#ReadSoulLit Photo Challenge – Day 11

Day 11 – Favorite Toni Morrison:

Today’s photo is from one of my favorite authors.  I adore this edition because I love the photo of Toni IMG_1405Morrison rocking her afro on the back. Regal!  I’ve had the pleasure of reading almost all of her work except Paradise and Love.  I hope to get to them both before her new novel is released in March, I believe.  The Bluest Eye is Morrison’s first novel and it so happens it is the first Morrison I read.  I read it for a Black Women Writers class in my third year of studying English Literature.  It opened my eyes to a whole different way of writing and telling a story.  I can still remember how blown away by it I was.  The writing style, the character the development, the story’s structure, etc.  All of that perfection rolled up into a mere 164 pages.  If you haven’t read it yet you really need to make the effort to read it before the end of the year.  It’s poignant, will break your heart, but mostly make you think profoundly.  What’s your favorite Morrison?

17 Comments

  1. My pick is Song of Solomon. Perhaps my favorite because it was my first Toni Morrison read…perhaps my favorite because of the themes of self-realization, life’s purpose, and the complexities of interpersonal relationships: loves and losses….and maybe, I just loved the concept of “flying” and it’s ties and significance to the spiritual hymn, “I’ll Fly Away.”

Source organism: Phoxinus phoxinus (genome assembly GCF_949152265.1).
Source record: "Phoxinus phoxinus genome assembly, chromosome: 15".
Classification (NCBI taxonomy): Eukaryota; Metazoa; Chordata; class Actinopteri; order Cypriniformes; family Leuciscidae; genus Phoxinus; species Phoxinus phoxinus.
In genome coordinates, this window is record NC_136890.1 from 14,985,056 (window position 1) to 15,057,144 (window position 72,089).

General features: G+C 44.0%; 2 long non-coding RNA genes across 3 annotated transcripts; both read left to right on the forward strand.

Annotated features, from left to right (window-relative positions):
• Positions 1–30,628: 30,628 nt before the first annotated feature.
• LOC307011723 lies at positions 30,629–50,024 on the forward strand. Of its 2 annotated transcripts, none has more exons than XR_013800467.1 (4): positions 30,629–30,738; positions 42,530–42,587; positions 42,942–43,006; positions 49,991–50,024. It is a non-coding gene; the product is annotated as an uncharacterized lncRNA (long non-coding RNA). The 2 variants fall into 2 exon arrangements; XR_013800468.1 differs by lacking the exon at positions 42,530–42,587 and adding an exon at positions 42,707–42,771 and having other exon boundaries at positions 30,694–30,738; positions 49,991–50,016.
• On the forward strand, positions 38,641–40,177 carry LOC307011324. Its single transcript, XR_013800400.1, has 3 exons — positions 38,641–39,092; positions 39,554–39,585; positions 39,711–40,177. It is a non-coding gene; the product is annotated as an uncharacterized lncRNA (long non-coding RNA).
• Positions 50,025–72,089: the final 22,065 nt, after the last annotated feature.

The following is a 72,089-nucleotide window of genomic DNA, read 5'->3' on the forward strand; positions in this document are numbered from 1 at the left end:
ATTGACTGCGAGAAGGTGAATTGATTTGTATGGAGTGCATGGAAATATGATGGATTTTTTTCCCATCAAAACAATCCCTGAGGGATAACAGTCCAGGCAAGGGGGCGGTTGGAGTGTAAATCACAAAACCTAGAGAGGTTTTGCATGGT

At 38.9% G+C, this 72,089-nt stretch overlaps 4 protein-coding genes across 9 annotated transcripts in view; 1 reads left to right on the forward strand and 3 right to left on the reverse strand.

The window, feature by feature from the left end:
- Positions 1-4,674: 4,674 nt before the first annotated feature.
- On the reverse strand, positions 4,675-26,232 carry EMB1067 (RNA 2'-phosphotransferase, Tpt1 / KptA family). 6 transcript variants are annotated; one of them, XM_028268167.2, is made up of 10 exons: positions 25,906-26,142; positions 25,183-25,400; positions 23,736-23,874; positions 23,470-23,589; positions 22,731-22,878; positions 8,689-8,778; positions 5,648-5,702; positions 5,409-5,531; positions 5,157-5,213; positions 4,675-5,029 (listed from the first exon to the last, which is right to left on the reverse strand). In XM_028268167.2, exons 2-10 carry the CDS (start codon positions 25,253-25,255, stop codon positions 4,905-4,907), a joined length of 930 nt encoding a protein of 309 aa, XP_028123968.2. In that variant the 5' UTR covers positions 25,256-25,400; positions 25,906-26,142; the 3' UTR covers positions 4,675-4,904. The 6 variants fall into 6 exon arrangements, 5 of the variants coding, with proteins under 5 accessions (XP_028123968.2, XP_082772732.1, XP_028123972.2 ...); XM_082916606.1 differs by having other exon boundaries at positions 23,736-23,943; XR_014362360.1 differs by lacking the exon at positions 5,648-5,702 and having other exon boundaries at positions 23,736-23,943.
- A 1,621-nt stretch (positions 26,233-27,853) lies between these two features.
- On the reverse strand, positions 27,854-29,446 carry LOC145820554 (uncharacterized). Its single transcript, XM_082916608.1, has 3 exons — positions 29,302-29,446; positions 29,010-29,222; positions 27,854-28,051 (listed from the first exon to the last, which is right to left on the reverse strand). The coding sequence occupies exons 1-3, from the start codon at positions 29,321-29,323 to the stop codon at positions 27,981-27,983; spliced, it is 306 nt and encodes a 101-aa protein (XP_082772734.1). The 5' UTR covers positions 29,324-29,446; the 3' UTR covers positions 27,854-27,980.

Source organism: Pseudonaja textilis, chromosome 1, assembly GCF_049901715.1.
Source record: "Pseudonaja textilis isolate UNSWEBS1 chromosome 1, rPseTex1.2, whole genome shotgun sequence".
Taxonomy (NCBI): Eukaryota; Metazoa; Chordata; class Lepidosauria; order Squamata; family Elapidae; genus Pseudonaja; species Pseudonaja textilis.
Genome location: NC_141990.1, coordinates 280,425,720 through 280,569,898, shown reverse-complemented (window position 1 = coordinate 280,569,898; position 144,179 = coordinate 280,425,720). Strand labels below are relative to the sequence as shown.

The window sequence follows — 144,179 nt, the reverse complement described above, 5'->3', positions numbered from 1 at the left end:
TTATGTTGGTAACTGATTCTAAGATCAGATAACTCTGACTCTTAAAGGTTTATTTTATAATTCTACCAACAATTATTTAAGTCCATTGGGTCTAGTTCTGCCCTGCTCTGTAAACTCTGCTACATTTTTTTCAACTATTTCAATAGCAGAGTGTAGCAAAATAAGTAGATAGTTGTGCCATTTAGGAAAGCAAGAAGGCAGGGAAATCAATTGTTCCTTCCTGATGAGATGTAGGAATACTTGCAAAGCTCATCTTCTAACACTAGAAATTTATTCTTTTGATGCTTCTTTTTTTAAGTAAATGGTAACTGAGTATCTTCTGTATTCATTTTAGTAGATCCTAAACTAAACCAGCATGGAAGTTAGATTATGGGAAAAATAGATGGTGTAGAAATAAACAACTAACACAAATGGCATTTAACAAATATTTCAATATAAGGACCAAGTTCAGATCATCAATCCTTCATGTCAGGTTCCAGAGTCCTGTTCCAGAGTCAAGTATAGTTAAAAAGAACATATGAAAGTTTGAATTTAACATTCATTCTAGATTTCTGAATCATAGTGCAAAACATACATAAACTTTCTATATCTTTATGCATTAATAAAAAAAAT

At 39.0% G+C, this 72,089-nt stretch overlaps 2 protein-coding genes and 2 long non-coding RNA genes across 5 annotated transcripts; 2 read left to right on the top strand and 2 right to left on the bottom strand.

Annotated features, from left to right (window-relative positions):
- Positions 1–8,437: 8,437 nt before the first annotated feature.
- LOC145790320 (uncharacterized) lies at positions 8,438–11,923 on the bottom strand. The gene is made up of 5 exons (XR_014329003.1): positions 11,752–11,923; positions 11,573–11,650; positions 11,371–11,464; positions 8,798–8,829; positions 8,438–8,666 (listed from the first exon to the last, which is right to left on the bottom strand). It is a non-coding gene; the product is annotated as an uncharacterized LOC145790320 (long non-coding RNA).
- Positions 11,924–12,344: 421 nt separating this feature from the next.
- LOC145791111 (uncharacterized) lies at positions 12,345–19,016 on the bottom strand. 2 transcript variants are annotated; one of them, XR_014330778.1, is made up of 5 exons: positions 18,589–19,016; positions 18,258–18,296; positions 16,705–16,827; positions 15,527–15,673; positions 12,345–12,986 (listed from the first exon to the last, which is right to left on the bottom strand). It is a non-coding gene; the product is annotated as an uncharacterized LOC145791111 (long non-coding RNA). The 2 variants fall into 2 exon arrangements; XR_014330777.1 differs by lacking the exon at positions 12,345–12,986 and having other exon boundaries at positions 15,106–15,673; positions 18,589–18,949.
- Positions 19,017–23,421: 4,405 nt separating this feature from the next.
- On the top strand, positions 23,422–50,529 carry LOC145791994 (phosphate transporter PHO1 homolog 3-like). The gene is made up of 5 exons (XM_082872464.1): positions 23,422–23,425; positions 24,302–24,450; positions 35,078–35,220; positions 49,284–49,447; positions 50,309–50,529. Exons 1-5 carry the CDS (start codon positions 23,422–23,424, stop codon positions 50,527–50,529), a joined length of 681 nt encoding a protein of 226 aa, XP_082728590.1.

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  2. Hi Didi and friends! Love the vintage book cover for The Bluest Eye! This is a toughie but I think I have to go with Sula because it was the 1st Toni Morrison book I ever read: this was in the late 1970s and I didn’t know literature could tell a story that way; it knocked me out. Tar Baby is super close second!

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  3. It’s such a long time since I read Beloved, when I was a teenager and I remember having a little difficulty with it and thinking I wasn’t intellectual enough to understand why everyone was raving about it. Every other book after that of hers that I read, made me feel more grown up, since I could understand them more. I’m not sure if that was due to age and maturity or the book itself, I just remember that awkward teenage feeling of not being as sophisticated a reader as my peers. I thought Love was excellent and my most recent read Sula was fabulous. I still have a few unread on the shelf to pick up, I love how prolific she is, such a wonderful writer.

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